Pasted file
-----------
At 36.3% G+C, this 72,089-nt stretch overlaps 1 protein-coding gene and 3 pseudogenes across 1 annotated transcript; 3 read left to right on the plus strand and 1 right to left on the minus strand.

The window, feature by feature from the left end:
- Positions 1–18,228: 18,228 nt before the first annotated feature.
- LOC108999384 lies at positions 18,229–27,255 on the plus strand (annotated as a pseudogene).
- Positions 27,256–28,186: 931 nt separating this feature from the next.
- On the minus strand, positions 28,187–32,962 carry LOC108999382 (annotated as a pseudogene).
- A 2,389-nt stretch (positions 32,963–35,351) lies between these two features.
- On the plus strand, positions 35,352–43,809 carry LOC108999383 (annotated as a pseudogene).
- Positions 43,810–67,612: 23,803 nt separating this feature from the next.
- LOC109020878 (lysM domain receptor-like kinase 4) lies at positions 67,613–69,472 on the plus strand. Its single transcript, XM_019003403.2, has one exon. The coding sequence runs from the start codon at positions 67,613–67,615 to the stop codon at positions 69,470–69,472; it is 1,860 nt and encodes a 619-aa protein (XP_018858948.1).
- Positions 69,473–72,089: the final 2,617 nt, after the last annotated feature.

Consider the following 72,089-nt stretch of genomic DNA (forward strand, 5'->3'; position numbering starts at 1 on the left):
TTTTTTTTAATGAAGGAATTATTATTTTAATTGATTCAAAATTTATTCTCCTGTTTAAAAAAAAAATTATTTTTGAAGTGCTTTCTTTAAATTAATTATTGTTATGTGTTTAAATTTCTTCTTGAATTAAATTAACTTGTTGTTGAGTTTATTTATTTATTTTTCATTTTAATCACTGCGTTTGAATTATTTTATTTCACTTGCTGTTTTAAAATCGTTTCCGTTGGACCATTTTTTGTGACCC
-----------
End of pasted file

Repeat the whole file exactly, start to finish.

At 36.3% G+C, this 72,089-nt stretch overlaps 1 protein-coding gene and 3 pseudogenes across 1 annotated transcript; 3 read left to right on the plus strand and 1 right to left on the minus strand.

The window, feature by feature from the left end:
- Positions 1–18,228: 18,228 nt before the first annotated feature.
- LOC108999384 lies at positions 18,229–27,255 on the plus strand (annotated as a pseudogene).
- Positions 27,256–28,186: 931 nt separating this feature from the next.
- On the minus strand, positions 28,187–32,962 carry LOC108999382 (annotated as a pseudogene).
- A 2,389-nt stretch (positions 32,963–35,351) lies between these two features.
- On the plus strand, positions 35,352–43,809 carry LOC108999383 (annotated as a pseudogene).
- Positions 43,810–67,612: 23,803 nt separating this feature from the next.
- LOC109020878 (lysM domain receptor-like kinase 4) lies at positions 67,613–69,472 on the plus strand. Its single transcript, XM_019003403.2, has one exon. The coding sequence runs from the start codon at positions 67,613–67,615 to the stop codon at positions 69,470–69,472; it is 1,860 nt and encodes a 619-aa protein (XP_018858948.1).
- Positions 69,473–72,089: the final 2,617 nt, after the last annotated feature.

Consider the following 72,089-nt stretch of genomic DNA (forward strand, 5'->3'; position numbering starts at 1 on the left):
TTTTTTTTAATGAAGGAATTATTATTTTAATTGATTCAAAATTTATTCTCCTGTTTAAAAAAAAAATTATTTTTGAAGTGCTTTCTTTAAATTAATTATTGTTATGTGTTTAAATTTCTTCTTGAATTAAATTAACTTGTTGTTGAGTTTATTTATTTATTTTTCATTTTAATCACTGCGTTTGAATTATTTTATTTCACTTGCTGTTTTAAAATCGTTTCCGTTGGACCATTTTTTGTGACCC